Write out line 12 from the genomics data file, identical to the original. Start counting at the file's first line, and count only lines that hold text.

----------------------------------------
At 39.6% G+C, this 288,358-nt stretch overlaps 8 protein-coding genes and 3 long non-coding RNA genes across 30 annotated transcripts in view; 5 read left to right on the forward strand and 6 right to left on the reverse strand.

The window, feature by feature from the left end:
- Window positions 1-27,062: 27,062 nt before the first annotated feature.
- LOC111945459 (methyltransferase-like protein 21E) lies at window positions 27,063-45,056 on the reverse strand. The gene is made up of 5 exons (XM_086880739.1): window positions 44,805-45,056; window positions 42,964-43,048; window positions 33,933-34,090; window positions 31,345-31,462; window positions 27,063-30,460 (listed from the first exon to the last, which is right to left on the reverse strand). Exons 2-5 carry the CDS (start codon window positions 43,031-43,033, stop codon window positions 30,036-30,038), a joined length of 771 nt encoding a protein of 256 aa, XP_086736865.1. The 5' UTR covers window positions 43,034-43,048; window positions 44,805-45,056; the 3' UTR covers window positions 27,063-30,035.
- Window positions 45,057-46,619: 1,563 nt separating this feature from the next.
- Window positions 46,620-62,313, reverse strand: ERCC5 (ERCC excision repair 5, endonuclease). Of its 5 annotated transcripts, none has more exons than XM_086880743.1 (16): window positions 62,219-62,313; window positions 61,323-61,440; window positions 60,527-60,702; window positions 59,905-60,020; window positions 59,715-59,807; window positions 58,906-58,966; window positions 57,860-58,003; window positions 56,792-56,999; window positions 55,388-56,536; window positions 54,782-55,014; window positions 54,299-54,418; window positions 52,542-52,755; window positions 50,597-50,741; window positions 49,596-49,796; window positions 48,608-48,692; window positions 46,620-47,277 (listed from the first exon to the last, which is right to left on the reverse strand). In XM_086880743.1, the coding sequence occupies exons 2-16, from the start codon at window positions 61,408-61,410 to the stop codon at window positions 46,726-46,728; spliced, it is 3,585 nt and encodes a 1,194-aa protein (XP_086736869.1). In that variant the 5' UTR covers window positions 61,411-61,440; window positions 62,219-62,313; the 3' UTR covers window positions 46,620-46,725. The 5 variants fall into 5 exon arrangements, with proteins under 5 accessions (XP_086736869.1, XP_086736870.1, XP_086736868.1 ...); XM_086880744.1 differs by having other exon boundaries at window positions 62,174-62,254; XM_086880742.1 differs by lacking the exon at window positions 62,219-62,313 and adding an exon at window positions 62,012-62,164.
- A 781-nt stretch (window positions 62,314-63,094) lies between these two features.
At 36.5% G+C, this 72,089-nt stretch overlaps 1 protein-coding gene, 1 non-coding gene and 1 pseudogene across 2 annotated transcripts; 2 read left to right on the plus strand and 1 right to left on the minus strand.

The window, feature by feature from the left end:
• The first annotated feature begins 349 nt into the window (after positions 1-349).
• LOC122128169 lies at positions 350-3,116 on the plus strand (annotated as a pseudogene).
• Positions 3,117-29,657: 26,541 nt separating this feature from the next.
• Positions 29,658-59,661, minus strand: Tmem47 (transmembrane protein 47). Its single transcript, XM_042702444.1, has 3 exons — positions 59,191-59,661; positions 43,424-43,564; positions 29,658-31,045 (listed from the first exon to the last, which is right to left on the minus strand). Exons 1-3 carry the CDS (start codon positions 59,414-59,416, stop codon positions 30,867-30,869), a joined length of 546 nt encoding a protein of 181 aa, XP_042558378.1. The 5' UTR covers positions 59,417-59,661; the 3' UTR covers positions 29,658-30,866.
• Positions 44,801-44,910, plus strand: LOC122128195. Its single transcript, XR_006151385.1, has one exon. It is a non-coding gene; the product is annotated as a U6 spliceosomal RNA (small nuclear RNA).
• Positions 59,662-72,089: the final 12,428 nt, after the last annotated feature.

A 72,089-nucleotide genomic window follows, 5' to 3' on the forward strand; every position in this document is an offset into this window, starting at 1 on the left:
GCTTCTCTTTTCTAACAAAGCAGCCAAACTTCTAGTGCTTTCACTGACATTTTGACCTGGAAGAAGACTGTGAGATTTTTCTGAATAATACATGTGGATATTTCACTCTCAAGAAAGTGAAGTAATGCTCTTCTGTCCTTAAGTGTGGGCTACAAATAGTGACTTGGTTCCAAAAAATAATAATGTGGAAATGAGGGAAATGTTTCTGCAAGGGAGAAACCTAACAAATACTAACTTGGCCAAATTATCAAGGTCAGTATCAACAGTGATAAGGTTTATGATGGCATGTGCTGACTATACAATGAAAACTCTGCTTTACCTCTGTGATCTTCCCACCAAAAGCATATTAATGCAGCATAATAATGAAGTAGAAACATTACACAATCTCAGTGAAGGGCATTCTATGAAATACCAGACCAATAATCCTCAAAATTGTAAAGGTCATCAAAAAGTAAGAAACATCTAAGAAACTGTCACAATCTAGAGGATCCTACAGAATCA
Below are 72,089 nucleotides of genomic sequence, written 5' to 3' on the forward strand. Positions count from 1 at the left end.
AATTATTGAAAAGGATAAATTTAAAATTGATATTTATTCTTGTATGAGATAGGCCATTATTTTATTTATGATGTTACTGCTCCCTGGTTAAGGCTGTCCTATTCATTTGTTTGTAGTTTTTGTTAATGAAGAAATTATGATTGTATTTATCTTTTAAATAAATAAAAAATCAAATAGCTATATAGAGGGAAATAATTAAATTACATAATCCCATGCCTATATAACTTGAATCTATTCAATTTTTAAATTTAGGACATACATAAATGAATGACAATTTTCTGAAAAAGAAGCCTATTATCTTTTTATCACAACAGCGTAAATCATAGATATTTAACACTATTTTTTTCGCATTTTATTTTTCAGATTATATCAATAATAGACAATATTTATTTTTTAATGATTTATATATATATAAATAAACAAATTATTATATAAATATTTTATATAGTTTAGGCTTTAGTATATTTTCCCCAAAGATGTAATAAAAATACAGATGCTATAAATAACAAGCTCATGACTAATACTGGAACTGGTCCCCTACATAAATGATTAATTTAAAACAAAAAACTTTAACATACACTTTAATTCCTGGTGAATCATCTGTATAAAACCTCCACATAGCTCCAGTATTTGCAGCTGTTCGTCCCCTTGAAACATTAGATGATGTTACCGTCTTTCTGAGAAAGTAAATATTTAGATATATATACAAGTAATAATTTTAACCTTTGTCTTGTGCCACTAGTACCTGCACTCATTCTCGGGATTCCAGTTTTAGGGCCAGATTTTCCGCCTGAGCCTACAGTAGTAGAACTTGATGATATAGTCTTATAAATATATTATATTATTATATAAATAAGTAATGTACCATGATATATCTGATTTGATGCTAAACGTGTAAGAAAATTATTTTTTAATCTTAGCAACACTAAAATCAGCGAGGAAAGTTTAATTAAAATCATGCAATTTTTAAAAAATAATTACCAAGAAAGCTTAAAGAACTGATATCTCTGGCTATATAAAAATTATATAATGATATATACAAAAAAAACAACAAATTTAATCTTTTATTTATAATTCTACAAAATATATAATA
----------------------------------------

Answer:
• Positions 3,117-29,657: 26,541 nt separating this feature from the next.